Dec 18, 2010
I have decided to try my hand at creating a personal snowfall forecast this winter using the little knowledge I have of the LRC. After I began I asked myself why I was going through the trouble of researching and analyzing all this. I have several questions that need attention. For example, when will the next snow day occur at my wife's school? Or when can we take a short trip without having to find a substitute observer? Or will it snow next week when I drive to a customer site 60 miles away? Or when is the best time to play on the shores of Lake Superior and Lake Michigan? Questions like these need answers and it is all possible to obtain using the LRC. So I continued. I researched the length of the LRC (47ish days), precipitation totals, archived radar loops, and 500mb height contour maps. I created a spreadsheet of what I found listing the cycles and daily precipitation totals during each and highlighting when the chances of snowfall may take place in the area from now through January. The spreadsheet can be found here. To sum up the spreadsheet, it shows Dec 19-23 may have a low move in from the W bringing an inch. Dec 28-31 there could be a low that moves in from the SW where greater than two inches could fall. Jan 6-12 a series of disturbances could work through leaving three or more inches. Jan 15-18 another low moves in from the SW potentially leaving two or more inches snow. And then the big one, Jan 25-29, the return of the 'Great Lakes Cyclone' once again, the third iteration. It turns out these last dates coincide with the school and work week taking place on a Wednesday through Friday. A snow day to look forward to perhaps. Overall snow totals from now through January could be somewhere around 14 inches in my backyard. That amount would put OSNW3 over the two months of December and January average total snowfall for Oshkosh.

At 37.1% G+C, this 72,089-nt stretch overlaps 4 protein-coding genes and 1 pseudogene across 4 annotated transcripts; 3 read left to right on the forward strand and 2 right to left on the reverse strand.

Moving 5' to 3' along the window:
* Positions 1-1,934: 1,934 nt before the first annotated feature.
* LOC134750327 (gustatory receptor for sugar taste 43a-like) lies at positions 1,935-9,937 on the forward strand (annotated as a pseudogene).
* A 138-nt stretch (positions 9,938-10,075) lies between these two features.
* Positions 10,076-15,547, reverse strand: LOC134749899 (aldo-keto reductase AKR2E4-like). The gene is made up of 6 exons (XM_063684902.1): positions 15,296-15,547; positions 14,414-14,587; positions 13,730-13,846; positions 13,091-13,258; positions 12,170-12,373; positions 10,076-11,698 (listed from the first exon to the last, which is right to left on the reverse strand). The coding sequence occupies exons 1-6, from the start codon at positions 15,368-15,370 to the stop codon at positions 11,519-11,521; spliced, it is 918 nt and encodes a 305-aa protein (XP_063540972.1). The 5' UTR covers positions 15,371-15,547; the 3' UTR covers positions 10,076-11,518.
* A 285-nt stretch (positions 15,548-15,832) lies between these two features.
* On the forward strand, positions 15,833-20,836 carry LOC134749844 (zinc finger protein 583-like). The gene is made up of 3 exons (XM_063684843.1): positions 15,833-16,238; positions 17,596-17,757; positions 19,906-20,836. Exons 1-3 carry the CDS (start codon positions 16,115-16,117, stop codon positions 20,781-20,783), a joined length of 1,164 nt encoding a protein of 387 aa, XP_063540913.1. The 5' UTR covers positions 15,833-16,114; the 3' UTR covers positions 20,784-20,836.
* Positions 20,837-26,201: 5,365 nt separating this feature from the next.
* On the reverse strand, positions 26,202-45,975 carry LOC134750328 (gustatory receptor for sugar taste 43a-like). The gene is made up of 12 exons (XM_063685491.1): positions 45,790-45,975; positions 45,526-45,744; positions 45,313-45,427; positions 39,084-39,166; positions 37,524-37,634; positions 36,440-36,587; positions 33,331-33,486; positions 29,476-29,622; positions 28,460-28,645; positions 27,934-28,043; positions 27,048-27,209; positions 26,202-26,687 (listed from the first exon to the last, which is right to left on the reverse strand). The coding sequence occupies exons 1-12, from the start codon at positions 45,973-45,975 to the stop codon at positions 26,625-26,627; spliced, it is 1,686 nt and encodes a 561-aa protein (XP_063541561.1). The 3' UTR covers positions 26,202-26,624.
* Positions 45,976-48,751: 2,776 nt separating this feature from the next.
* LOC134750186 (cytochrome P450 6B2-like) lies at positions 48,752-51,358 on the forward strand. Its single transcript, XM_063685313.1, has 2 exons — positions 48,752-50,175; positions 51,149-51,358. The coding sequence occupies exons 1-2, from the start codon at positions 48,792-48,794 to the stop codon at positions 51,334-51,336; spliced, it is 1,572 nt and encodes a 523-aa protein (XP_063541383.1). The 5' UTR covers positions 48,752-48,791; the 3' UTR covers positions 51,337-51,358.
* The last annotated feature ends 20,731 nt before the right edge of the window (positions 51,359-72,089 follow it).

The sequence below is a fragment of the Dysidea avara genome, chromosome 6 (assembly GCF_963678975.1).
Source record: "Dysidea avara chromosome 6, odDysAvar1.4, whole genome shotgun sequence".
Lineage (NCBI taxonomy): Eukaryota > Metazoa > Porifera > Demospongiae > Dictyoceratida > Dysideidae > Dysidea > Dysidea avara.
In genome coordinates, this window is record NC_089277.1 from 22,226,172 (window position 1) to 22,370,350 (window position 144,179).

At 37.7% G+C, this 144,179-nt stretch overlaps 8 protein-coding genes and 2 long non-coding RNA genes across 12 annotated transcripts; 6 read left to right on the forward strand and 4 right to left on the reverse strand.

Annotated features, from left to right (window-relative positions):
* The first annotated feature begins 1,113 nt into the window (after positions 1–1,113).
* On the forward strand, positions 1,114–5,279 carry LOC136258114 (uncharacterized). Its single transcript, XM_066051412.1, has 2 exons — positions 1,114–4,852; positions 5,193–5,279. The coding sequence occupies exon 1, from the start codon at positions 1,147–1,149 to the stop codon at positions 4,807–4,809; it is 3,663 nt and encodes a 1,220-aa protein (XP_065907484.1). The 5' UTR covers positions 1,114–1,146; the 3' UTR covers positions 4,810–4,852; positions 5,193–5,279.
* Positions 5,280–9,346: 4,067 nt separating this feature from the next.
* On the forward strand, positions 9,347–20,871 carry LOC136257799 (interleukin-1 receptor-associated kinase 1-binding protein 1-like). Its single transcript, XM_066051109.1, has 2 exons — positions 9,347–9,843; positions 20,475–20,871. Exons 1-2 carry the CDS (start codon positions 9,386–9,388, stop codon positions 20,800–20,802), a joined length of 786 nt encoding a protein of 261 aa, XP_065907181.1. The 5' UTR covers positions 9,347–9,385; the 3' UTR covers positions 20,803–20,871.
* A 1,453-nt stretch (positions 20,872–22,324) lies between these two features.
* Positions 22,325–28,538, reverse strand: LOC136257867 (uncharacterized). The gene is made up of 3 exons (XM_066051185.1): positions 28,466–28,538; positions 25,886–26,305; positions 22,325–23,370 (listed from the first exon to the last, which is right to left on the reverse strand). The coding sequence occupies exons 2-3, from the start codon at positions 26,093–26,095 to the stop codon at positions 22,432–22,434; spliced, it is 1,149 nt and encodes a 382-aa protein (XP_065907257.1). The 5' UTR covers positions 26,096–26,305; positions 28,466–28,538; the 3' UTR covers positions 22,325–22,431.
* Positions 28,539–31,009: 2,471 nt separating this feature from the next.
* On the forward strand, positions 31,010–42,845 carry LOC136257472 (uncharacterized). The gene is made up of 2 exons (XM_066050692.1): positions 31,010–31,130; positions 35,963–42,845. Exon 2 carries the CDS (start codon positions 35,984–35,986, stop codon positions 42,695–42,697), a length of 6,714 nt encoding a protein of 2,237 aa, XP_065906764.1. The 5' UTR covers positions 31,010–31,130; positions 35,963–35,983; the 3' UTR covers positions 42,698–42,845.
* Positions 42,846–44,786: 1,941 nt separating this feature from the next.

My confidence in the LRC is relatively high at this point in my recent following of the cycle. Jeremy Nelson and Mark Baden of WISN WeatherWatch 12 have kept the LRC talk in top priority. Jeremy's long range forecast can be found by following this link to the blog entry. "The great thing about the LRC is that anyone can follow along and try to make their own forecasts". We'll see if I should hang up the LRC crystal ball as the next cycle comes to a close. :)
(2010-11 OSNW3 LRC List)
(red fill is start/stop points in forecast, chances of snowfall are lt grn , grn , and drk grn)
Nov 9, 2010
Lately I've been expressing my interest in the LRC and I've done a bit of digging for some personal verification of the theory. As it goes, I was informed by Jeremy Nelsen in a recent blog entry that the LRC length last year was around 60 days. Knowing the LRC is determined between Oct 1 and Nov 10, I started with the first pronounced storm system to work into the region. October 8, 2009 is where I chose to begin the cycle to see if the same storm recurred 60 days later. Indeed it did around Dec 7, 2009. Adding another 60 days from then the cycle recurs once more landing the storm system in the region around Feb 8, 2010. Again, the storm affects the region 60 days later around Apr 6, 2010. Analyzing the graph and radar loops linked below, each storm recurrence shares enough similarity to verify the 2009 60 day LRC in my opinion.
Oct 7-11, 2009
Dec 8-10, 2009
Feb 8-11, 2010
Apr 7-9, 2010
I needed another instance to verify. October 22, 2009 is where I chose to follow a second storm through the cycle. Each recurrence of this storm shared many of the similarities as did the above instance.
Oct 21-24, 2009
Dec 23-29, 2009
Feb 21-25, 2010
Apr 22-24, 2010
As of right now, I have one major interest in the upcoming LRC length. Just when will the "Great Lakes Cyclone" show it's face again? My anticipation for the 2010 LRC length is growing day to day, and as Jeremy Nelsen states in his most recent blog entry, the pattern is very close to being set! 36-38 days? That would bring a whopper of a winter storm to the region around Dec 2, 2010. We will wait and see!